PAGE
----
2.19.2007

The snake and the field mouse

As promised, here's a story from my previous travels. It takes place in November, 1999.

There's something about realizing one's own mortality in a place, or furthermore on this Earth, that liberates him to try something exotic that he otherwise wouldn't. I realized this as a neophyte Peace Corps volunteer in Benin, West Africa.

I was training in Parakou, the gateway to the Sahel region in the North of the country. For two months, I had been negotiating for my future in the country; to have the right to pray for myself first before taking the mind-boggling anti-malarial drug should I contract the disease. Ironic, I never got sick a day while I was there. Still, I would go into town every two weeks for a phone call with the country director.

On this day, I had made a final decision: to transfer from Benin to another country's program yet to be determined. After two months of wrangling, I felt at peace. Although my time in Benin would be coming to an end, I finally felt free to enjoy my time there at it's fullest. I hung up the phone at the work station and walked outside to catch a Zemidjan. "Zeh" as they are affectionately called by locals, are scooter taxis that whisk Beninois around towns. I put on my casque, helmet, but left the visor up to catch the cool breeze as my zeh picked up speed on the western road out of Parakou.

With my mind free to reflect on the back of that scooter as I rode to the compound of my host family, I thought about my time there in Benin. How it was fraught with mental struggle to understand a new culture, included brief highlights of insight, laughter with host brothers, and fear of wild creatures and voodoo religion. The closer I got to home, the more I felt free of those limitations to my experience there.

By the time I arrived at the compound, I was like a released prisoner, given a second chance on my experience in Benin. So when there was an unusual amount of activity in the common area of the compound, I wasn't surprised that it was an extension of my new attitude. François, the teenage cousin of my host brothers, Muhammed and Fatau, was turning circles around them with what looked like a thick rope. When I got closer, we exchanged bonjou's and sa va's and I got a look at what François really had: a four-foot-long snake! It was dead, thank goodness. Muhammed and Fatau had catches of their own: two field mice.

The boys had been out working in the fields when they'd come upon this snake in the middle of ingesting a field mouse. Temporarily disabled in its gorging, the snake was vulnerable. François took his cutlass and chopped off that snake's head. What would they find not too deep in that snake's belly but another mouse. A double whammy!

Now don't think that these mice were finger length. In Africa, everything wild is so much bigger than what we imagine them to be from the comforts of our TV room in USA. These field mice were a full six inches long, not including the tail. Any catch of meat in this part of Africa was a special treat. My meals consisted mostly of pounded yams and potent soup base to dip it in. Certainly filling, but lacking in protein for sure. So when we had two kinds of fresh meat to eat, you can bet that was a treat!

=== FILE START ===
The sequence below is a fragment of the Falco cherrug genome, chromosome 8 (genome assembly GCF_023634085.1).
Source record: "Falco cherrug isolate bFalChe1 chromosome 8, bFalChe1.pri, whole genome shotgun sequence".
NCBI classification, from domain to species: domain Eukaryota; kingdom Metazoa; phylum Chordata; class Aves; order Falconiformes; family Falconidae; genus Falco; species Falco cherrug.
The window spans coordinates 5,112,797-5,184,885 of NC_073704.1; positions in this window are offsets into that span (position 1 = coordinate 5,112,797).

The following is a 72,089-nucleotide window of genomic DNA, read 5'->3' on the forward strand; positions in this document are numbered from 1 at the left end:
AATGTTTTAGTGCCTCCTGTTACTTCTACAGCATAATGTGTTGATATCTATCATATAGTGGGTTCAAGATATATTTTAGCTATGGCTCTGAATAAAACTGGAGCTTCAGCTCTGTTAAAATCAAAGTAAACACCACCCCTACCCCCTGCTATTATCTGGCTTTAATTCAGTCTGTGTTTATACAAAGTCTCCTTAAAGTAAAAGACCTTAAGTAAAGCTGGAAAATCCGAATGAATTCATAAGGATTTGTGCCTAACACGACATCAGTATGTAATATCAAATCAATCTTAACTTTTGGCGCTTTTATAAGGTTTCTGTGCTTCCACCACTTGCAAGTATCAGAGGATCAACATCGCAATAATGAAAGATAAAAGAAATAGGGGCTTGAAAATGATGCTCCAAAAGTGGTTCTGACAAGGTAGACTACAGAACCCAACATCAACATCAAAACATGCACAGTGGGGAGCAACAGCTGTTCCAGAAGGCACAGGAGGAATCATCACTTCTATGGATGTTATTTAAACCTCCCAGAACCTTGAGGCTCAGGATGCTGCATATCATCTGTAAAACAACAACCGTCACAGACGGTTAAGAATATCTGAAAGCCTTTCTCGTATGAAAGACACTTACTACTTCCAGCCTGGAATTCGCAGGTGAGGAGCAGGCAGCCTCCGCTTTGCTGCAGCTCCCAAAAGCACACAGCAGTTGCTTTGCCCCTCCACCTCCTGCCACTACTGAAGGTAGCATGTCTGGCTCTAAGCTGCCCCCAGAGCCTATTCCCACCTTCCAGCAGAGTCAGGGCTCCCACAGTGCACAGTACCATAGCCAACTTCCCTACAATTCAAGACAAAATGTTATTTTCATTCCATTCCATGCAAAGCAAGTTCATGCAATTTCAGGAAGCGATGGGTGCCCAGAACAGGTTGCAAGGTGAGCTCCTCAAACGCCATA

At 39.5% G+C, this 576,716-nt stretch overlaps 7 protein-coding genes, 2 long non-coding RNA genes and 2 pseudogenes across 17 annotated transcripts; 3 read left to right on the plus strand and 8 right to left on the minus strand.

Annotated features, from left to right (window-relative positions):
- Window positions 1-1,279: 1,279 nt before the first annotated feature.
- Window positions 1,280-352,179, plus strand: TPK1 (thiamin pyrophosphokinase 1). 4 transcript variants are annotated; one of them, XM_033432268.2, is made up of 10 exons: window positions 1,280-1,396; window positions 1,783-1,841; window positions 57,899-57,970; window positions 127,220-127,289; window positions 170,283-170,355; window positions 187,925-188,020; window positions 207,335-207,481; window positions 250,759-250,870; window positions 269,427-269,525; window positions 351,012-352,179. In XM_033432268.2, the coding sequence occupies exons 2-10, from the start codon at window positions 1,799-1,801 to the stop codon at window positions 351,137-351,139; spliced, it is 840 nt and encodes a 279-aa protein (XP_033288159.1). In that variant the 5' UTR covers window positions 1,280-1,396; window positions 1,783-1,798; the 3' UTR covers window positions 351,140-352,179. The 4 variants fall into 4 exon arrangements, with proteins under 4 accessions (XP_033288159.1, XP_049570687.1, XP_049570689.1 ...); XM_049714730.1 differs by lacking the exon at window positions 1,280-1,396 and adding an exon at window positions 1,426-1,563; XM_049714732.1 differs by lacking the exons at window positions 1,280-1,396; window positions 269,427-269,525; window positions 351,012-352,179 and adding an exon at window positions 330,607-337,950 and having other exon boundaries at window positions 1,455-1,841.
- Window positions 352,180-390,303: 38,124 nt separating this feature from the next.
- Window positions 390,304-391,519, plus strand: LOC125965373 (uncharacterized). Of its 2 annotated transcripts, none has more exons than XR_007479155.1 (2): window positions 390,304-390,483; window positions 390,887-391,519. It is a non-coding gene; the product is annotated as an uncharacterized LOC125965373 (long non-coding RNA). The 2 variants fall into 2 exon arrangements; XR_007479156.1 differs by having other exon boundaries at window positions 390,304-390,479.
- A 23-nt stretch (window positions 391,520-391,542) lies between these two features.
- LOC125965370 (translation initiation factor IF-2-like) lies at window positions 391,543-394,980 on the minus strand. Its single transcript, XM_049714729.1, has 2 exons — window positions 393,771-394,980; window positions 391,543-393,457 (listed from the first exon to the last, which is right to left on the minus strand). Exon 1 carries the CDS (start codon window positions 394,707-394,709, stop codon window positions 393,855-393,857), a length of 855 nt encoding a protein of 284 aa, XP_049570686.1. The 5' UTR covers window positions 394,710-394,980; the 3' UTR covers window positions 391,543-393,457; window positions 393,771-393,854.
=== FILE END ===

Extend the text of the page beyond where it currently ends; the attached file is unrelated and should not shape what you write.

Muhammed and another cousin prepared the fire, while François cleaned and gutted each creature. Fatau, about six years old with a belly rounded by vitamin deficiency, carried himself with a jollyful gait as he walked around the compound with the expectation to eat well that evening. I watched carefully has each boy set about to enjoy their feast.

How do you know when snake is boiled through? You don't. You just know how to cook something safely and then you apply to whatever mystery meat you find that day. As for field mice, Muhammed gutted them, skewered them, and then singed the hairs off them with the brightest of the flames on the fire. Then they set about cooking them shish-ke-bob style.

All the while I was savoring this moment of raw excitement and embracing of the surprises that the African earth could give up. This was the boys' feast, but I would certainly take a taste. What does snake taste like? How do you eat a mouse? Like itself, one bite at a time.

The meats were cooked and we boys sat around the dwindling light of the fire sinking our teeth into our dinner. The snake didn't break down without a dogfight in my molars. The mouse was moist, oily, and rich, almost like he came from the Nigerian soil to the East. I ate them without care for tomorrow. I ate them just savoring the experience of immersing myself in something so foreign and exotic to everything I'd grown up in, that nothing could hurt me. And nothing did. My subsequent visits to the latrine were regular and routine.

It's eight years later now. I look back on that experience with great treasure. My moment of eating in what Benin had to offer. In a month, I would board a jet plane for the States. In two, I would be in Jamaica. And another eating experience would begin.

1 comment:

Pickled Eel said...

Hu Fuzz (y) - happy to have a fellow travel writer hooked up. Have done so on my blog and am happy to have that reciprocated. Cheers

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